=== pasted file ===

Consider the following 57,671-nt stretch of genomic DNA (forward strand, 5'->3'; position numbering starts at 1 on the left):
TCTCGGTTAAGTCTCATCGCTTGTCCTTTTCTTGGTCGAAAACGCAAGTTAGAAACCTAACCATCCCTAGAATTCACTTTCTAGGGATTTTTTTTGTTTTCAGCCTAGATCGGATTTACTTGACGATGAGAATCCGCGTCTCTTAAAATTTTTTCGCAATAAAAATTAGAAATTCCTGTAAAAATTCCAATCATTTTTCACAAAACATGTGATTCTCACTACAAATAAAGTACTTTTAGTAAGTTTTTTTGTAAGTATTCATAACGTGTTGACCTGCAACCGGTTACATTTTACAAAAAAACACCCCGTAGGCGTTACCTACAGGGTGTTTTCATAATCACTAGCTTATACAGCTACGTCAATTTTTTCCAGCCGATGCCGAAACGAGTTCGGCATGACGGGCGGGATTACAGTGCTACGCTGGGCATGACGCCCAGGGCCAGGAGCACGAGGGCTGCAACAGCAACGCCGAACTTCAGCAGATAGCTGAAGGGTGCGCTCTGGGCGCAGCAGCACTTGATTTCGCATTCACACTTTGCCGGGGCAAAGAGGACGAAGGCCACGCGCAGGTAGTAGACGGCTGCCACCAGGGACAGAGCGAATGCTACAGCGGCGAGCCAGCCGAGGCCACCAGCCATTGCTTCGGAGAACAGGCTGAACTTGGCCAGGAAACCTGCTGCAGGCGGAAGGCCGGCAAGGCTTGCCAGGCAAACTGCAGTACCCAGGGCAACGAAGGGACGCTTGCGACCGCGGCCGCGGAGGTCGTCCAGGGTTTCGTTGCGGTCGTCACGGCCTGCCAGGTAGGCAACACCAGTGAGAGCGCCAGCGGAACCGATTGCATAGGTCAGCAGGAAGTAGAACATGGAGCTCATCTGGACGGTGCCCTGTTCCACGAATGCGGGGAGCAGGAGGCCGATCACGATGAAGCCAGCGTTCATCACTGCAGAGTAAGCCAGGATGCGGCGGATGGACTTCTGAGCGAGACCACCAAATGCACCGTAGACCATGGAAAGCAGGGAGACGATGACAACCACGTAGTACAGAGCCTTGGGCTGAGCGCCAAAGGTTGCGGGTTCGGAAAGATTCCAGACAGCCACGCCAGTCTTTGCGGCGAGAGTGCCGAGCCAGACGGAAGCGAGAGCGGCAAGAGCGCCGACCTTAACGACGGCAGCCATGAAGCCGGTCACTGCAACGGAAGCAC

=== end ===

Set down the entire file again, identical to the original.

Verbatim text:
Consider the following 57,671-nt stretch of genomic DNA (forward strand, 5'->3'; position numbering starts at 1 on the left):
TCTCGGTTAAGTCTCATCGCTTGTCCTTTTCTTGGTCGAAAACGCAAGTTAGAAACCTAACCATCCCTAGAATTCACTTTCTAGGGATTTTTTTTGTTTTCAGCCTAGATCGGATTTACTTGACGATGAGAATCCGCGTCTCTTAAAATTTTTTCGCAATAAAAATTAGAAATTCCTGTAAAAATTCCAATCATTTTTCACAAAACATGTGATTCTCACTACAAATAAAGTACTTTTAGTAAGTTTTTTTGTAAGTATTCATAACGTGTTGACCTGCAACCGGTTACATTTTACAAAAAAACACCCCGTAGGCGTTACCTACAGGGTGTTTTCATAATCACTAGCTTATACAGCTACGTCAATTTTTTCCAGCCGATGCCGAAACGAGTTCGGCATGACGGGCGGGATTACAGTGCTACGCTGGGCATGACGCCCAGGGCCAGGAGCACGAGGGCTGCAACAGCAACGCCGAACTTCAGCAGATAGCTGAAGGGTGCGCTCTGGGCGCAGCAGCACTTGATTTCGCATTCACACTTTGCCGGGGCAAAGAGGACGAAGGCCACGCGCAGGTAGTAGACGGCTGCCACCAGGGACAGAGCGAATGCTACAGCGGCGAGCCAGCCGAGGCCACCAGCCATTGCTTCGGAGAACAGGCTGAACTTGGCCAGGAAACCTGCTGCAGGCGGAAGGCCGGCAAGGCTTGCCAGGCAAACTGCAGTACCCAGGGCAACGAAGGGACGCTTGCGACCGCGGCCGCGGAGGTCGTCCAGGGTTTCGTTGCGGTCGTCACGGCCTGCCAGGTAGGCAACACCAGTGAGAGCGCCAGCGGAACCGATTGCATAGGTCAGCAGGAAGTAGAACATGGAGCTCATCTGGACGGTGCCCTGTTCCACGAATGCGGGGAGCAGGAGGCCGATCACGATGAAGCCAGCGTTCATCACTGCAGAGTAAGCCAGGATGCGGCGGATGGACTTCTGAGCGAGACCACCAAATGCACCGTAGACCATGGAAAGCAGGGAGACGATGACAACCACGTAGTACAGAGCCTTGGGCTGAGCGCCAAAGGTTGCGGGTTCGGAAAGATTCCAGACAGCCACGCCAGTCTTTGCGGCGAGAGTGCCGAGCCAGACGGAAGCGAGAGCGGCAAGAGCGCCGACCTTAACGACGGCAGCCATGAAGCCGGTCACTGCAACGGAAGCAC